straighten up. 


Who I am will never be too much and never was; I am just the right amount of much. I am learning that maybe the pause isn't the breath before the pain, so much as the vista I've climbed the mountain for; stopping to actually see all that I have done and

realizing that I can sit my ass back down, because I don't need to push any further; I've done enough and now it's time to enjoy it. 


In art circles, there's a saying “Done is better than perfect." In quilting it means that I can keep fussing over tiny details working and unworking a seam but never finishing because it's not good enough for me; or I can finish the quilt and give it to the person I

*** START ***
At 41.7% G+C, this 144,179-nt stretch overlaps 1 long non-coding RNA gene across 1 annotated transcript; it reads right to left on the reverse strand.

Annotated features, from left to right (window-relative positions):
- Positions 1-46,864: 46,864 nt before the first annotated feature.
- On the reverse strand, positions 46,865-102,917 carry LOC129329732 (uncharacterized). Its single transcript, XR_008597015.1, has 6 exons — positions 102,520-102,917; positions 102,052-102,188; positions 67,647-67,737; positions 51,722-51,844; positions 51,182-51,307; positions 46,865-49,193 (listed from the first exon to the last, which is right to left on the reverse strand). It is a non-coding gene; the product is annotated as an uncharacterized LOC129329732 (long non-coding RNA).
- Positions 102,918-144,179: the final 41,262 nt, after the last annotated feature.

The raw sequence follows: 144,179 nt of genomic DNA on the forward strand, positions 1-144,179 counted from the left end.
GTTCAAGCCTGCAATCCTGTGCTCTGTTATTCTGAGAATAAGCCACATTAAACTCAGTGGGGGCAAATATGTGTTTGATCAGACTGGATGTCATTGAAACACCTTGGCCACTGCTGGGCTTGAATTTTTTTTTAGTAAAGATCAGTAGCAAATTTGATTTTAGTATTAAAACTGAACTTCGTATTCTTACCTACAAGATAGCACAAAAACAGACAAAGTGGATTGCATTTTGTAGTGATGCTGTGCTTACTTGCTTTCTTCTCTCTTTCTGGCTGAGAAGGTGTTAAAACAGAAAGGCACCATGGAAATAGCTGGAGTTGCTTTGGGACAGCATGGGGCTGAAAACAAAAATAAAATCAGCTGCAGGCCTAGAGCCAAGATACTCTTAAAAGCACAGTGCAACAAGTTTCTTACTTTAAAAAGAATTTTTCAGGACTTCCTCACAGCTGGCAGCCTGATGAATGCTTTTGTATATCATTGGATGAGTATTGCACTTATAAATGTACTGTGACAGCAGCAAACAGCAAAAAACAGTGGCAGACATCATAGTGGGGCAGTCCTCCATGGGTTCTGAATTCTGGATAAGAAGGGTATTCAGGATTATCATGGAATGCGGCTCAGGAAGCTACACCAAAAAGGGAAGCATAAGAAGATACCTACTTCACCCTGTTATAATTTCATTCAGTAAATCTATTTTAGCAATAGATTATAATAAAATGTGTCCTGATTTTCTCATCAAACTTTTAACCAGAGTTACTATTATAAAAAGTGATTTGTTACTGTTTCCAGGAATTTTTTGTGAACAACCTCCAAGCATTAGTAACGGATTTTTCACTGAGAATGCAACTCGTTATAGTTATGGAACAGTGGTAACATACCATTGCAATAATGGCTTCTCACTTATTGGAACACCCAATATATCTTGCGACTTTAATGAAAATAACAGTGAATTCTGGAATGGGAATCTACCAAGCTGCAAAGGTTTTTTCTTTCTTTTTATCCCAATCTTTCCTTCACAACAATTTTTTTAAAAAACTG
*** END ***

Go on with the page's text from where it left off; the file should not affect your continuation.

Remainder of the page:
made it for who doesn't see flaws, but only sees love and perfection.


I actually think maybe the saying in these instances should be “Done is perfect." Two dozen cookies and eight colors of icing; a kanga-werewolf-aroo costume, smudged face paint; a Christmas tree with all of the ornaments in one spot, and you know the

one common denominator when the kids talk about it? It was perfect. It was enough. I was enough. 

 

I'm learning that halfway can be the whole journey and still be a perfect journey.




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Someone made a comment yesterday in relation to this post that was amazingly insightful and spoke to the value of holding space with our children and OURSELVES as we work through the *too much and not enough*. It was about the beauty of perspective and patience... and I loved it!

Curtir